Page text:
Correct. However the assumption must be made that the wire installed is adequate for the intended task. My point was that if you've installed a 14ga wire you protect it with the appropriate fuse for that wire, and not necessarily downsize the fuse because the device you're powering draws only 1 amp. Once adequacy of both wire and fuse is established then the fuse size chosen becomes a function of the wire and not the connected load.

Respectfully

Bob McC

[quote] --------


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PostPosted: Tue Jun 20, 2017 12:12 pm    Post subject: com dual PWR/GND on two fuses? Reply with quote

Unless, of course, you have a limited number of fuse locations, and therefore, multiple non-critical 2A loads on one circuit that has wiring sized to accept a 20A fuse.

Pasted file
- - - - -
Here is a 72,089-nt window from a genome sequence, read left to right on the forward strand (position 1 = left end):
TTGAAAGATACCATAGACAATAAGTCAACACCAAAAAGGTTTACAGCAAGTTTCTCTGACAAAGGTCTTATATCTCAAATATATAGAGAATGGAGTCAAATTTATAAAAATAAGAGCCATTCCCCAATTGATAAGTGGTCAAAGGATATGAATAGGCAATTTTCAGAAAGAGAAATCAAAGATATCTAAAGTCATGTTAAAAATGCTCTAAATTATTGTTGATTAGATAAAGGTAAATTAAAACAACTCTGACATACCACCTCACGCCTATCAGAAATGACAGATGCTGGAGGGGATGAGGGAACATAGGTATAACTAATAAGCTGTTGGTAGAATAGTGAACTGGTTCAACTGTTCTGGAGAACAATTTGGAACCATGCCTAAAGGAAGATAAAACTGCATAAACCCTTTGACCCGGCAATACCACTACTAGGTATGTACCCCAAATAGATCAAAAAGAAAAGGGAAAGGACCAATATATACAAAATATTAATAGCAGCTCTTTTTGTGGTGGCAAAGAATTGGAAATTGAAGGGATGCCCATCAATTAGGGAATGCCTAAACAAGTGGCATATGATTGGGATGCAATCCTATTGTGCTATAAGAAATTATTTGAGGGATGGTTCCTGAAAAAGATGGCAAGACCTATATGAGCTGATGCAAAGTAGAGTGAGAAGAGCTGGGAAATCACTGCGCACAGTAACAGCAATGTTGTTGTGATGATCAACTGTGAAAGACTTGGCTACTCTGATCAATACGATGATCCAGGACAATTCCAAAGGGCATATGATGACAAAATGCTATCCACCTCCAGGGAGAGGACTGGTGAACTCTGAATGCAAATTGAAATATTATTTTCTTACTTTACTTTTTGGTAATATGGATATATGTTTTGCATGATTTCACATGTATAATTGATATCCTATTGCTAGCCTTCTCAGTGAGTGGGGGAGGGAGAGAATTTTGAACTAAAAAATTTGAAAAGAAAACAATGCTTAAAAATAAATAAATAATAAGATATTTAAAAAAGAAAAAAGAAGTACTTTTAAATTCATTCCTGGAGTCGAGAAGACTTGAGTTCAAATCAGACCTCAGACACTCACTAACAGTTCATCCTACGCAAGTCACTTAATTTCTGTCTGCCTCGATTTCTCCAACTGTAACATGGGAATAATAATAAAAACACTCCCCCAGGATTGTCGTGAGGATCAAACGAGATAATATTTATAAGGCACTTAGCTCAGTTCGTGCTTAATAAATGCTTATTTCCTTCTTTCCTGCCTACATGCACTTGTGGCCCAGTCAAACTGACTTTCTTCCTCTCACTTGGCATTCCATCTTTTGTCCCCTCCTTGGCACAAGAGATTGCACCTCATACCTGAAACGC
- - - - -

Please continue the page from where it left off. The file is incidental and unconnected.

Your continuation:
The fuse protects the wire. (There's a period at the end of that sentence...) Smile

On 6/20/2017 11:13 AM, Alec Myers wrote:

[quote] It would be dumb to put a 20A breaker on a 2A load, regardless of what wire you used.

On Jun 20, 2017, at 09:23, Robert McCallum <robert.mccallum2(at)sympatico.ca (robert.mccallum2(at)sympatico.ca)> wrote:



Correct. However the assumption must be made that the wire installed is adequate for the intended task. My point was that if you've installed a 14ga wire you protect it with the appropriate fuse for that wire, and not necessarily downsize the fuse because the device you're powering draws only 1 amp. Once adequacy of both wire and fuse is established then the fuse size chosen becomes a function of the wire and not the connected load.

Respectfully

Bob McC


[quote] --> --> --------